This morning as I was shaping the rolls for our family Easter meal I started to think about the traditional foods that we have for each holiday celebration. Easter for us always includes ham, rolls, potatoes, and a few other sides. As Americans we don’t have as strong a food heritage as a lot of other cultures, perhaps that comes from our country being made up of so many different cultures. Nonetheless, it’s important for us to establish and keep these traditions with our families.

Our Easter meal is not much different than Christmas, though these past few years we’ve been trying to make our sides more seasonal (like brussels sprouts at Christmas instead of green beans). Perhaps next year I’ll see about finding lamb from a local farm for Easter to try to give this holiday it’s own identity. Seasonal sides could be: asparagus, wild greens, sweet overwintered carrots, early spring lettuce, peas if you’re lucky, and who could resist cream of ramp soup as a side? What could be more wonderful than aligning your holiday meals with the seasons they inhabit and giving them each an identity of their own.

What traditionally graces your table for various holidays? Do any of your holiday meals include seasonal food?

Head on over to this post for my roll recipe, which my nieces & nephew call “Auntie Susy’s FAMOUS Rolls”.

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7 Responses to Holiday Meals

  1. Without fail we have a ham. This year thought it is a little special as the ham came from our dear Pork ‘n Beans (the hogs we raised for slaughter). That means so much more to us because we know what is going and what has gone on in order to provide such a beautiful dish. We are also going to have some potatoes which we harvest in the fall, some okra we harvested last year, and some corn that we harvested last year. In fact, save the iced tea I think everything we are having is from our own toils. I take that back. I can smell a cheesecake being prepared and I am quite certain I had nothing to do with the graham crackers or the cream cheese! HAHAHAHHA. No reason for any less enjoyment or blessings though! Happy Easter to the ‘outside the bag’ family.

  2. Leg of (one of our) lamb for Easter, obviously. Thanksgiving tends to be almost entirely local, since everyone in the MiL’s family has a garden. If we have venison or a fall salmon around then, we’ll usually serve that at Thanksgiving, too, for those who aren’t too keen on turkey (hi!).

  3. Beverly says:

    I just found your blog, and love your style of cooking snd your philsophy of using natural and local products. One of the things I noticed is that you almost exclusively use cast iron pans. I have a few cast iron skillets, but find them difficult to cook with. I find that food sticks to the bottom of them often, and even though I know not to use soap to clean them, I feel compelled to do so because of the caked on food. Could you please share some tips on using and cleaning cast iron cookware?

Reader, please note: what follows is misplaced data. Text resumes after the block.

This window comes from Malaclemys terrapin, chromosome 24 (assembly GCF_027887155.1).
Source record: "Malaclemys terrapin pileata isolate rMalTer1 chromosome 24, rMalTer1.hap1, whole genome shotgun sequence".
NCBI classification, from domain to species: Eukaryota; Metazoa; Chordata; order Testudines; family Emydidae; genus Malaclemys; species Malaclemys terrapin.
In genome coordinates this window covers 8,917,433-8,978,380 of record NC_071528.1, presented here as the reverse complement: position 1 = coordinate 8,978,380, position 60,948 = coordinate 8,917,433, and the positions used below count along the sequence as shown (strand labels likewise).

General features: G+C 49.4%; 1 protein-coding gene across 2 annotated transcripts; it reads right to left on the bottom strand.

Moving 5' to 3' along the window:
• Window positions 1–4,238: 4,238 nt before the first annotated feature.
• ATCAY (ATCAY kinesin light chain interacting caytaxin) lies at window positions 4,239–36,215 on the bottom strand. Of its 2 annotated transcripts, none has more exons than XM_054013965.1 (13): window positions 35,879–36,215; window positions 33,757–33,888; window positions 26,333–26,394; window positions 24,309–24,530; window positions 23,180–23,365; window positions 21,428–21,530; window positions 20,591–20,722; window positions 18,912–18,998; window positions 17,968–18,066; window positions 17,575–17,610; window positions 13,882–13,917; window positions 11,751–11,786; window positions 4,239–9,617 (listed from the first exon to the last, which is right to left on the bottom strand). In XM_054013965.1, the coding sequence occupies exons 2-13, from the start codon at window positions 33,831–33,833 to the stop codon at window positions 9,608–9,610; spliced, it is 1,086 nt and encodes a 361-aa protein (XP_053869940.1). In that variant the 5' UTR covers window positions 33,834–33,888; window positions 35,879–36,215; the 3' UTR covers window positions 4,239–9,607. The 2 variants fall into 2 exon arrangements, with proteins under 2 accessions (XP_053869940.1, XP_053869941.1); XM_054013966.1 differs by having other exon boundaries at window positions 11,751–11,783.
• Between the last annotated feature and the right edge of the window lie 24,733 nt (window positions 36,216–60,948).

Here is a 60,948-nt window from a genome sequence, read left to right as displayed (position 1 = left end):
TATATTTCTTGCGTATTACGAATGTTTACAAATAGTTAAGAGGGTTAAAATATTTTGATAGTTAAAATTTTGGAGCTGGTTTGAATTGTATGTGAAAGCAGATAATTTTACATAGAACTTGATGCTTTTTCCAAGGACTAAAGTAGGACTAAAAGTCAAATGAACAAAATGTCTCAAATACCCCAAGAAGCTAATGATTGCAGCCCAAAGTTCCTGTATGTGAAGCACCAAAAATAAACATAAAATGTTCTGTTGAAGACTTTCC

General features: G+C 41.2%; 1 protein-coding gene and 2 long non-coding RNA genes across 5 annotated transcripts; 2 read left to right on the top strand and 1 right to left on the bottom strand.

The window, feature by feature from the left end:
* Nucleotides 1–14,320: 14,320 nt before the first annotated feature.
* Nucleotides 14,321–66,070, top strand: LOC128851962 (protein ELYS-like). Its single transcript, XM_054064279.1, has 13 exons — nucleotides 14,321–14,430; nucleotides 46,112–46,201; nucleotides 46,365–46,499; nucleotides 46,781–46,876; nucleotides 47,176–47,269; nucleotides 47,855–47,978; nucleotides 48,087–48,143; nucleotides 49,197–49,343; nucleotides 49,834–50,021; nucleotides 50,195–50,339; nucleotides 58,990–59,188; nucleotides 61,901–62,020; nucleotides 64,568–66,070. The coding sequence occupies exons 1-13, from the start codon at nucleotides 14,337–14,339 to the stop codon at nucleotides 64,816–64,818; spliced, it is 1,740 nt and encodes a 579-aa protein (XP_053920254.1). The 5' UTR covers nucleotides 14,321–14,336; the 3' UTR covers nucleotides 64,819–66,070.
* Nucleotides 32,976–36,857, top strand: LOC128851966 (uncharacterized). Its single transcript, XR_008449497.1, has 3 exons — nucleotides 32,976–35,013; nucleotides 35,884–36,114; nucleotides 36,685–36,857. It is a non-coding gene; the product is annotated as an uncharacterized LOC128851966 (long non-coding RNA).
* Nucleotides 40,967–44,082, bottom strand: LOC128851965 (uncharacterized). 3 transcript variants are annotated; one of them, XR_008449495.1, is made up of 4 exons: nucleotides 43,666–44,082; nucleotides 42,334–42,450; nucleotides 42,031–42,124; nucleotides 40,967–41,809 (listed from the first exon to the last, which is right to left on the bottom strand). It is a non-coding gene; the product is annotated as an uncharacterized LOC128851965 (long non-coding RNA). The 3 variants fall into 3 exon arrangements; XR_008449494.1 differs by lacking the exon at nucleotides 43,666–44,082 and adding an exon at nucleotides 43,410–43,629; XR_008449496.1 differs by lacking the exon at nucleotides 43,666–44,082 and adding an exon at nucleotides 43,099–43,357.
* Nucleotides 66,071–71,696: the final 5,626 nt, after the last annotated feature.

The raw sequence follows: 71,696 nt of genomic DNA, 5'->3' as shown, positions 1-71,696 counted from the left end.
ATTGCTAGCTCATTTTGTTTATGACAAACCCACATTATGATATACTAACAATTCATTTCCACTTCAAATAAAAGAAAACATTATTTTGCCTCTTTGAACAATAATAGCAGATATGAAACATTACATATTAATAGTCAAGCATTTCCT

• Susy says:

      Thanks Beverly. I do almost exclusively use cast iron. I’ve actually been wanting to write an article about caring for cast iron. I’ll expound on the tips below in my article, hopefully I can get it done in the next few weeks.

      Here are a few things I’ve found to help with food sticking in cast iron:
      Don’t use olive oil, use only non hydrogenated saturated fats with a high smoking point like bacon grease (cured without sugar), expeller pressed coconut oil, tallow, lard, palm oil.
      I use soap on my pans, but only castile soap from Mt Rose Herbs, it isn’t as harsh and doesn’t ruin the finish. I also use a Stainless Steel Scouring Pad or Copper Mesh Scrubber to give them a quick scrub.
      Use organic flax oil to reseason your pans periodically will build a stronger finish than any other kind of oil.

  4. Beverly says:

    Thanks for the tips Susy. I will defintely re-season my pans, and start to put them into rotation more. I was almost exclusively using olive oil (or butter) on them, but now I’ll switch to coconut oil. I look forward to your post about cooking with cast iron. Have a good weekend!

  5. KimH says:

    Those rolls look pretty famous to me too! 🙂

    I made a few of the same ol same ol sides at our holiday meals but I do try to switch it up a little bit..

    For Easter dinner this year, we had carrot salad,fresh salad with lots of veggies, asparagus, and homemade cheesecake with fresh strawberries as a nod to Spring.

    I made tator-tot casserole instead of mashed potatoes and I thought my step-son was gonna die.. He lived & liked it even. 😉

    It was good and everyone enjoyed the variation I think. 🙂

  6. I just wanted to let you know how much I enjoy your blog. From the beautiful photos, it looks like you had a wonderful holiday.

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